Old school negotiations see fishing quotas set behind closed-doors for the last time
Old school negotiations see fishing quotas set behind closed-doors for the last time Fishing quotas for 2014 have been set at a meeting in Brussels of European Union fisheries ministers (17th December 2013).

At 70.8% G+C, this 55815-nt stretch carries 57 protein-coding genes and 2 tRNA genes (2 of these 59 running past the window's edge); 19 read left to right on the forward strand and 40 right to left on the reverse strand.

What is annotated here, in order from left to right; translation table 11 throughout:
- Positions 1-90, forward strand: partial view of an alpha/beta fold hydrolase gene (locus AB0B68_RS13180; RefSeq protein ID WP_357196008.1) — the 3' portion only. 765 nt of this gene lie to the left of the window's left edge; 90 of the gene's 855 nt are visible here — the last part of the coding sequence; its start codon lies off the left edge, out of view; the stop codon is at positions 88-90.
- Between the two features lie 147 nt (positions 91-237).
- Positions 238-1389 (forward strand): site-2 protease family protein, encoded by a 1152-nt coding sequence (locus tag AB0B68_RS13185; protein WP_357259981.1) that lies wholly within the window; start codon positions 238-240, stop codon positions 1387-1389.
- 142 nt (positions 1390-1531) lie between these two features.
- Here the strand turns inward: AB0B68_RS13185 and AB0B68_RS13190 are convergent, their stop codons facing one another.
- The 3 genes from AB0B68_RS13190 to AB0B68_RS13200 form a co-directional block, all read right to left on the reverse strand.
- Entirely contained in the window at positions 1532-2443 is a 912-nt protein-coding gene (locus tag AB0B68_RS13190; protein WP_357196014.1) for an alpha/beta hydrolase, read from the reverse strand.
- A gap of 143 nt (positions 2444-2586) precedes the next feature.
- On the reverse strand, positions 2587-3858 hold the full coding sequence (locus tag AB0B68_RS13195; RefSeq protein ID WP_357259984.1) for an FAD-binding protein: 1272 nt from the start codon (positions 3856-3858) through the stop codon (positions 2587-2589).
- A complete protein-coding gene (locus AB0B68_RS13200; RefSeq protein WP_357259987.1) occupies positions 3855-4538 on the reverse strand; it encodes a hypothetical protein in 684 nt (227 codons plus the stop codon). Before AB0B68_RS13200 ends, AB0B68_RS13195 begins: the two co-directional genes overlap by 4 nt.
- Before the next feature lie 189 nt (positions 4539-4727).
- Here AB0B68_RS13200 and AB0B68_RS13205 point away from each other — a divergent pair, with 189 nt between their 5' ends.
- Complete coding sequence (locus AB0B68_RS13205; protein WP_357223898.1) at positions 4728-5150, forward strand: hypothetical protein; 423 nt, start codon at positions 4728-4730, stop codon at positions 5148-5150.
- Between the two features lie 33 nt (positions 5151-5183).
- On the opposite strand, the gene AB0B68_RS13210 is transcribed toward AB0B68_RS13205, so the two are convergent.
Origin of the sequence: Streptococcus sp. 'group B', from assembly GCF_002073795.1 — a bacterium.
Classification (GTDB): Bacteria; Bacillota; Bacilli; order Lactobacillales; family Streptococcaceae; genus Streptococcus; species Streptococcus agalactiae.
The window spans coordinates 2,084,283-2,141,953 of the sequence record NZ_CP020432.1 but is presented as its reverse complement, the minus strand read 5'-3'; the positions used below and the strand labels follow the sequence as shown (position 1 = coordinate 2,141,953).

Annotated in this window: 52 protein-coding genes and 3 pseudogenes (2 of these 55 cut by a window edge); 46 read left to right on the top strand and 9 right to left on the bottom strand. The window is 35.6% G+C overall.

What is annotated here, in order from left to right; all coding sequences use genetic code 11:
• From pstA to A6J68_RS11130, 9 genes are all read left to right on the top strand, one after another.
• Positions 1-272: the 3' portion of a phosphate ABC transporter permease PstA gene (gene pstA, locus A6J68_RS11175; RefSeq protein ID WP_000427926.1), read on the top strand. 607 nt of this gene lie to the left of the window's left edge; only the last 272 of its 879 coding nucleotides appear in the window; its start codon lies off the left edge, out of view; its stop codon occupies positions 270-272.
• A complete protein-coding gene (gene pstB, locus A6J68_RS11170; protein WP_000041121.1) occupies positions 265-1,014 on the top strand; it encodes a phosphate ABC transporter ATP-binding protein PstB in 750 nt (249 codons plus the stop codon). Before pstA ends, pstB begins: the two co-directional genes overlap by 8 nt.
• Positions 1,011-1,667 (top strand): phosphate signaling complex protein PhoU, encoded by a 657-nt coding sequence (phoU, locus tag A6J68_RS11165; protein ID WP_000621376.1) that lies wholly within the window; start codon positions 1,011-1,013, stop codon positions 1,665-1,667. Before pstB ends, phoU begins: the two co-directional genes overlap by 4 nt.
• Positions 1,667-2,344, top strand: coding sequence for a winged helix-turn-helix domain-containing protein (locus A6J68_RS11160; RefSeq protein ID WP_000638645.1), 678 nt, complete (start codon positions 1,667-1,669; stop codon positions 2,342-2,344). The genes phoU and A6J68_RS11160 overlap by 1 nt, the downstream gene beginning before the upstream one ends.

Old school negotiations see fishing quotas set behind closed-doors for the last time Fishing quotas for 2014 have been set at a meeting in Brussels of European Union fisheries ministers (17th December 2013). Some good progress was made this year, bringing more fisheries in to line with scientific advice than ever before, but this doesn’t hold true for all stocks. MCS says ministers appear to have put off some tough decisions and cuts that would end overfishing and achieve maximum sustainable yield until 2015 and beyond. Over fishing will be illegal under the new Common Fisheries Policy, which comes in to force in January - just too late to legally influence this round of negotiations. The UK Fisheries Minister, George Eustice MP, has boldly claimed these latest negotiations to be a success for both fish stocks and the fishing fleet. For some stocks we would agree with him, but certainly not all. The principle of adhering to scientific advice needs to be applied to all fisheries. Celtic Sea haddock, West of Scotland monkfish, Irish Sea prawns and Eastern sole all had their proposed quota reductions slashed by half, meaning that the recovery of these stocks is being further slowed. North Sea herring is also going to be subjected to the same levels of fishing as 2013, where the science suggested a reduction in fishing of two thirds in some places. Sustainable fish stocks deliver incredible value to society. Not only do fish stocks provide us with some much-needed food security, they are more profitable in the long-term and demonstrate how humans can live in better balance with nature - and still reap the rewards. MCS will be watching the remaining negotiations over quota allocations with interest as all decisions on North Sea cod are now linked to resolving the current é’mackerel-wars’ where fisheries are shared with non-EU fleets. Next year, the doors will be opened on these clandestine negotiations. The public will know for the first time how those elected to represent our best interests - and remember these are our fish - are negotiating on our behalf. Much has been achieved, some excellent progress is being made, but more remains to be done. Sustainable fishing is for life, not just for Christmas - and for all fish stocks, not just for some.
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